This post brought to you by Sprout Organic Foods. The content and opinions expressed below are that of Daily Mom.
It seems as though food allergies have become more and more prominent in children in recent years. There are the obvious ones that most people are aware of – nuts, shellfish, and dairy. But there are others that are not on most parent’s minds, especially when feeding their baby food for the first time. Those are fruit and vegetable allergies. When you are a parent to a child with an uncommon food allergy, the discovery of this allergy can be terrifying. Most parents are prepared for reactions to highly allergenic foods like nuts and strawberries, but what if it’s something like bananas? Or apples? Allergic reactions can range from mild – hives, rashes, and skin irritations – to severe like anaphylactic shock. Once you have the reaction under control, your mind will race to what’s next to help manage this allergy and if any other allergies are abound. Below are some tips and tricks to help deal with uncommon food allergies.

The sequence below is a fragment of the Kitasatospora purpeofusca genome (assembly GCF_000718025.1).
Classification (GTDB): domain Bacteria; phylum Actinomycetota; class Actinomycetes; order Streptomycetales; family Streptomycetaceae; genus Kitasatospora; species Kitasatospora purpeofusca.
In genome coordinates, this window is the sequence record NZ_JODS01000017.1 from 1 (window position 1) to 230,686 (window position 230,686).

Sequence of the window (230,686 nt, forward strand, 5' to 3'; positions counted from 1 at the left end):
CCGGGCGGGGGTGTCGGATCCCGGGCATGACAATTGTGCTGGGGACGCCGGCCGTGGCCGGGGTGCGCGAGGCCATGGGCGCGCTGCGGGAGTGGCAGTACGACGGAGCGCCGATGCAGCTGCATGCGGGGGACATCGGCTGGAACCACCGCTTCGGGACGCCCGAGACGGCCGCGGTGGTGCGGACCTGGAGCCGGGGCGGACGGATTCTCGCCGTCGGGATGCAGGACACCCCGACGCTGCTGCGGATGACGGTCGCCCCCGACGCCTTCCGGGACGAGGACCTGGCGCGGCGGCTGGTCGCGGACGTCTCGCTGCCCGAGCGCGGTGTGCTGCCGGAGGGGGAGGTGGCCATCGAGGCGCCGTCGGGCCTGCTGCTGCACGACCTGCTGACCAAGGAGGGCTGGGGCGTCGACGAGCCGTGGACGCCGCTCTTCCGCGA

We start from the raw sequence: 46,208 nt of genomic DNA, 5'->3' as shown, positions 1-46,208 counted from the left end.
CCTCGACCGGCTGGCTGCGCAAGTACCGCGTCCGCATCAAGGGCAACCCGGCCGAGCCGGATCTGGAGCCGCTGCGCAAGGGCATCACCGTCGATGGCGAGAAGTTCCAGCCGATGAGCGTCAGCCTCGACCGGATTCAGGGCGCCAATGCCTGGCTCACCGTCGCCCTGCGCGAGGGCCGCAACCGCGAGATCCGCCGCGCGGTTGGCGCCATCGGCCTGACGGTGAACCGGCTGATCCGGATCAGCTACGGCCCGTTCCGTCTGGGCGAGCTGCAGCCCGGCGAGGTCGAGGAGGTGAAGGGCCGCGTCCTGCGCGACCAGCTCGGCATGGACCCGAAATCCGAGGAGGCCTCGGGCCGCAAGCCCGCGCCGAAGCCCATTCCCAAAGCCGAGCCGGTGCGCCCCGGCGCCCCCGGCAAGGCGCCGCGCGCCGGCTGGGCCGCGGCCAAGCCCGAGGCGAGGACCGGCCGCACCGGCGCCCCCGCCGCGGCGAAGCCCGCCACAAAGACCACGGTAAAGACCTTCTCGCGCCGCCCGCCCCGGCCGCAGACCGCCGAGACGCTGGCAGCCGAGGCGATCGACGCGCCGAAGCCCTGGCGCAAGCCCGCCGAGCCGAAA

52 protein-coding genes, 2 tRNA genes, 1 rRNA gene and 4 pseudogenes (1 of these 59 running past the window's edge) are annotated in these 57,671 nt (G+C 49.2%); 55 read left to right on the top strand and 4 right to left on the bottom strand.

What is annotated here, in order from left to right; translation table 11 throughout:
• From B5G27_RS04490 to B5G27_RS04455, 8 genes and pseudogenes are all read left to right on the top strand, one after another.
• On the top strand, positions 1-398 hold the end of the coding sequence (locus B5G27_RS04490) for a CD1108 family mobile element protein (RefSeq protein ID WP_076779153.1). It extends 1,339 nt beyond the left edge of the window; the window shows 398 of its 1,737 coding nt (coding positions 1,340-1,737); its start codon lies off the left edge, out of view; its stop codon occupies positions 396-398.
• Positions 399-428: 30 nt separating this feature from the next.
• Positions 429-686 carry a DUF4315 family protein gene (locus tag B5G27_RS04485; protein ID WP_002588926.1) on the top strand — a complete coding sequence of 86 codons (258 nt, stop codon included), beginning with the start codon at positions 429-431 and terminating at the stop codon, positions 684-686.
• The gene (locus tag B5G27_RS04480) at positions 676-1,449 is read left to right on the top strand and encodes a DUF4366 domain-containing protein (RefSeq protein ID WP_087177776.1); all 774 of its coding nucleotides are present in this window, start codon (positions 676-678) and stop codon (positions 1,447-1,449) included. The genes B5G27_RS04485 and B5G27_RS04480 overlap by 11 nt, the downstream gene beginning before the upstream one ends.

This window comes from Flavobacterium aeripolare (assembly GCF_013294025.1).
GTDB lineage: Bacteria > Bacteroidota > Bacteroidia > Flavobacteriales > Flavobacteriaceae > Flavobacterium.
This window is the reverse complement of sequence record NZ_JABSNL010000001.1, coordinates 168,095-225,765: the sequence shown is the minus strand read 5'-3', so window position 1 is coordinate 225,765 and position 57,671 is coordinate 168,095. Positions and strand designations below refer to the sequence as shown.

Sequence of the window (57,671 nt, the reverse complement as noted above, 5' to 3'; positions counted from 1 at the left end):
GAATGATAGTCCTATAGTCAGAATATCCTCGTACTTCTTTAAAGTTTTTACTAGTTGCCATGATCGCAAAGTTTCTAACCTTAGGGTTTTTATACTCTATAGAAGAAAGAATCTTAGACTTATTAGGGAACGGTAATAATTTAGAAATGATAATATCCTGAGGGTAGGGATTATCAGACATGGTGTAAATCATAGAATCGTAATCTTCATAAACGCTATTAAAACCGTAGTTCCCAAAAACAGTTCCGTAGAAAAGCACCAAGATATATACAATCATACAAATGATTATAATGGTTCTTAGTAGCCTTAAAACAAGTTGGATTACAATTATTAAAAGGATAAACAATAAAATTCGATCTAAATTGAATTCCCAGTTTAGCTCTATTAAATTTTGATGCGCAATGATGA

You read about it online and maybe you even see it happen in public: a mom is quietly nursing her babe when a stranger makes a comment to her. Maybe they tell her it’s inappropriate. Maybe they tell her to cover up more or to go someplace more private. Maybe they tell her they don’t want to see it, or they don’t want their kids to see it. Maybe they say nothing at all, but they give a death stare, a shocked face, or a mean mug so much as to make the nursing mom feel uncomfortable.